This will give me a 1.8:1 pulley ratio. This translates to a max spindle speed of 5400 – 6300 rpm. The spindle torque will be about 5.5 Nm from 0 to 5400 rpm. The Black Max motor would have a pulley ratio of 1:1, so it will produce 8.3Nm of torque at it’s synchronous speed of 1800 rpm but will have significantly less at speeds over 1800 rpm.
To put these numbers in perspective, an engineer (Uwe on the Centroid Forum aka Suntravel) with 40+ years of experience working on milling machines in Germany, converted a small mill using a 1.5KW JMC AC servo with a 1.68:1 pulley ratio. He stated “1.5 kw Servo will be ok to get the mill to its limit of stiffness. I have mine with 1:1.68 for higher spindle speed, buts still ok to tap M16x1.5 with 800rpm in tool steel.
I think either of these AC servos are great options for spindle upgrades. I chose the 2.6KW JMC servo from the available Chinese options because the JMC manual was excellent, the frame and shaft are larger than comparable Chinese offerings, and Uwe provided me with a schematic and the programming necessary to interface with my Centroid Acorn controller.
I am a happy to provide any drawings and any information for anyone interested. I purchased the 2.6 KW AC servo motor from TOPCNC (338) on ebay. It was not available anywhere I looked, I messaged them, and they located it for me. They were great to work with. Servo motor and servo controller cost $633 delivered.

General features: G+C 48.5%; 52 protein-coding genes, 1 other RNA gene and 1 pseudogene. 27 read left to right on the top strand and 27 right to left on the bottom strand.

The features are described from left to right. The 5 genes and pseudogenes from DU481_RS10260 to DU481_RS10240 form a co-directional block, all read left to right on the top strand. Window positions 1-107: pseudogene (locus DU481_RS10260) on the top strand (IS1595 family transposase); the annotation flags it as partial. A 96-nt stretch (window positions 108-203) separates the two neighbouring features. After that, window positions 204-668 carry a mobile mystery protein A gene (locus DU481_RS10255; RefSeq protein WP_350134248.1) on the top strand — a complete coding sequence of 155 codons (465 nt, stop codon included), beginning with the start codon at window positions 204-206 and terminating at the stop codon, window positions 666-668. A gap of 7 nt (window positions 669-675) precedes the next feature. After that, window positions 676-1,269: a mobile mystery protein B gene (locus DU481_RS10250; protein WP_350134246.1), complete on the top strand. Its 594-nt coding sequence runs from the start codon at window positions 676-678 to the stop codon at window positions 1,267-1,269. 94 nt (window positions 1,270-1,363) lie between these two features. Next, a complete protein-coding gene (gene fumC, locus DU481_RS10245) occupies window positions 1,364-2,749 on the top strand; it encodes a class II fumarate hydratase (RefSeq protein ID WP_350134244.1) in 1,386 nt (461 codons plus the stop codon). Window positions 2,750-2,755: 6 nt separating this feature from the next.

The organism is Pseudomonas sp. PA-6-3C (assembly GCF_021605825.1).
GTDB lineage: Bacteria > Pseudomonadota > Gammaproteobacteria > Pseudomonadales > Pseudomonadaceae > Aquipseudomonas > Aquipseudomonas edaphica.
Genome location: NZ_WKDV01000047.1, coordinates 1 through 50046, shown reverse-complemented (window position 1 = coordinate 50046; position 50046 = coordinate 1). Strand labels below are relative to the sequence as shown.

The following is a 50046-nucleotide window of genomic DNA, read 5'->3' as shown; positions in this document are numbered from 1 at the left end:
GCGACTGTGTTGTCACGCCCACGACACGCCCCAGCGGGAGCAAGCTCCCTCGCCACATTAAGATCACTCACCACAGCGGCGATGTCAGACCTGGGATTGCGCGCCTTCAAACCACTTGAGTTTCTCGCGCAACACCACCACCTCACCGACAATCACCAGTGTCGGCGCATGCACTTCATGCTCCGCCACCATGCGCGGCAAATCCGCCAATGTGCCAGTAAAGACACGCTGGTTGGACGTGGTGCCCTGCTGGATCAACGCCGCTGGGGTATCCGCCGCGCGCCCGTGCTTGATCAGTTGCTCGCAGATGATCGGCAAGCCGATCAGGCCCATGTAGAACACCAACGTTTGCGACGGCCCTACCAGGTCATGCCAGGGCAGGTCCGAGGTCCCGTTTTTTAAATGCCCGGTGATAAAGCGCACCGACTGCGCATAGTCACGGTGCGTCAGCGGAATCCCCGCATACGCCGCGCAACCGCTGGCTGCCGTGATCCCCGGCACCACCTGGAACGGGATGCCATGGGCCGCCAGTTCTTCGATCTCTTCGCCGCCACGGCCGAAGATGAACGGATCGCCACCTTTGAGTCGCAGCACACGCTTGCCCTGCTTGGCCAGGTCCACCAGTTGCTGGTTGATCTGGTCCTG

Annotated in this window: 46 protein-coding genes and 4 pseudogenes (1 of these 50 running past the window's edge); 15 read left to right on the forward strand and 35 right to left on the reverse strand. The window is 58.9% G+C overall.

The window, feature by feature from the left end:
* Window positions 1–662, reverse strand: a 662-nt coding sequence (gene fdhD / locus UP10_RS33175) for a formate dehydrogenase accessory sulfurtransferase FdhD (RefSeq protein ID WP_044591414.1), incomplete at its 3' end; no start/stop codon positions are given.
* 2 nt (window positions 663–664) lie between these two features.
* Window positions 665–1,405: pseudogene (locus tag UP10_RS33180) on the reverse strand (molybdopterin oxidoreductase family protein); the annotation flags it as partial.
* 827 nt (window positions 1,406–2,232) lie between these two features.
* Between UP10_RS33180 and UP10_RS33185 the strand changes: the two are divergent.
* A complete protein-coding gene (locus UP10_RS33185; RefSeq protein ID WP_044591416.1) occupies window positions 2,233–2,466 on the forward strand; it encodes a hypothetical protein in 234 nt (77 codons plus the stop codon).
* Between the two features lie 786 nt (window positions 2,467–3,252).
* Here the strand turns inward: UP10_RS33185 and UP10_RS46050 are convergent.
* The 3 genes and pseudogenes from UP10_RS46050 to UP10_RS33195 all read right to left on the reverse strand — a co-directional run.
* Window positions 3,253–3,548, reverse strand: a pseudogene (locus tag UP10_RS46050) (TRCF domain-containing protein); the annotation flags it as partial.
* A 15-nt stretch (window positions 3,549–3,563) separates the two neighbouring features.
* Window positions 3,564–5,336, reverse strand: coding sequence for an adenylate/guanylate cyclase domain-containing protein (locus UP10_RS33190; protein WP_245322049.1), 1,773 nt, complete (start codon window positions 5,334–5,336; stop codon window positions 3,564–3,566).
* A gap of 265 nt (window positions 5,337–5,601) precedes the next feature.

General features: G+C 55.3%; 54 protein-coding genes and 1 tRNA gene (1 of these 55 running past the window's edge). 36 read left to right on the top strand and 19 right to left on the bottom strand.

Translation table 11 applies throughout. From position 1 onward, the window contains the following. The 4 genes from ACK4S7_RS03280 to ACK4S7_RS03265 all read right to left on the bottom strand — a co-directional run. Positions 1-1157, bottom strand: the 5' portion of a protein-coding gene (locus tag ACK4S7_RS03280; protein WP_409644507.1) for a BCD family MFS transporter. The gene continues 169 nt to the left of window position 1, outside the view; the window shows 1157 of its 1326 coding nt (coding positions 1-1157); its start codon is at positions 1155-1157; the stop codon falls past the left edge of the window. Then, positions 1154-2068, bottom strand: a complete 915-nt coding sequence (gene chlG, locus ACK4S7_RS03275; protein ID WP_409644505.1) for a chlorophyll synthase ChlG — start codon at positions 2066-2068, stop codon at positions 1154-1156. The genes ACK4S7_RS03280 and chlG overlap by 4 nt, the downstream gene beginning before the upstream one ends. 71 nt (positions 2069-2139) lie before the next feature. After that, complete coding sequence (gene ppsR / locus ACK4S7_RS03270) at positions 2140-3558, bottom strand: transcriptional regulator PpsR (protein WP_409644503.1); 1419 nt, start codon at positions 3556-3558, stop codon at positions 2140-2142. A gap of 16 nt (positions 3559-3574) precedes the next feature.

I am currently waiting for the pulleys to arrive. Below are images of Dr. D’s modified motor mount. Being a bit nuts for a quiet machine, I took of the cover to the servo controller, sketched it in Fusion 360 and modified it so I could mount a larger 80mm quiet Noctua fan on the exterior and removed the internal fan. Yes… I am a bit nuts… but I like to listen to music while setting up parts on my mill and hate the sound of whirring fans.
When comparing AC servo vs. Inverter Duty motors, I view the AC servo as a sports car engine with a tremendous power to weight ratio. It is light, high powered and will provide tons of torque. It is pefect for intermittent loads that change all the time. Just like a car.
The inverter duty motor on the other hand is like a diesel engine. It is designed to output up to 115% of its rated power all day long and will most likely last for years doing so. It is a continuous duty motor. It is similar to a boat engine with constant load. If I were boring large holes in hardened steel all day long…every day…I would choose the inverter duty motor. I would not however choose the inverter duty motor for high speed milling as this motor at 5600 rpm cannot provide much torque.
If I were using the mill for a small shop with intermittent loads, I would choose the AC servo. It will most likely last for many years.
Servo Driver With Modified Cover:
Servo Motor and Motor Mount: